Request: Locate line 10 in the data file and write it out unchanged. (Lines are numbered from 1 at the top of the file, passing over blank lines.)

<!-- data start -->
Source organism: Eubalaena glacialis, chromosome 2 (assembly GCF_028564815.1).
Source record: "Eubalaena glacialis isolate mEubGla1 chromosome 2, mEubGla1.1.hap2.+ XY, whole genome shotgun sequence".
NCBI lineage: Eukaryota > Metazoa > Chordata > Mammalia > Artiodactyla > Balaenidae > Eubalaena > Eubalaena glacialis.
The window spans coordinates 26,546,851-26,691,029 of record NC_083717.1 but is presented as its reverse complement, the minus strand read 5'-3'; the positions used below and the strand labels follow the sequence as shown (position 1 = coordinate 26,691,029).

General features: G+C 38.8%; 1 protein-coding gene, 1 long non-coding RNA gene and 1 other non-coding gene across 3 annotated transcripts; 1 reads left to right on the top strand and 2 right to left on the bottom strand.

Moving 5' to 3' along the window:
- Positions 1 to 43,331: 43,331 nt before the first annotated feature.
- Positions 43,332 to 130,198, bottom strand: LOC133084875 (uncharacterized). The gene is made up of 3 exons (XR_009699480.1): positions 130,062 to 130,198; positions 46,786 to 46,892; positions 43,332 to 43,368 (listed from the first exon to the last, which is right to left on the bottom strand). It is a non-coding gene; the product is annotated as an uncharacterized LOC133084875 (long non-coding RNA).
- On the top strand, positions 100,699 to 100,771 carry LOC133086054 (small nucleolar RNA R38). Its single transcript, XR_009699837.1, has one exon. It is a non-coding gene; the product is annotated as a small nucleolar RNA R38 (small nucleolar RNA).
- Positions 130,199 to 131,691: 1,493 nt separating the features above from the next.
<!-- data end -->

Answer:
- Positions 130,199 to 131,691: 1,493 nt separating the features above from the next.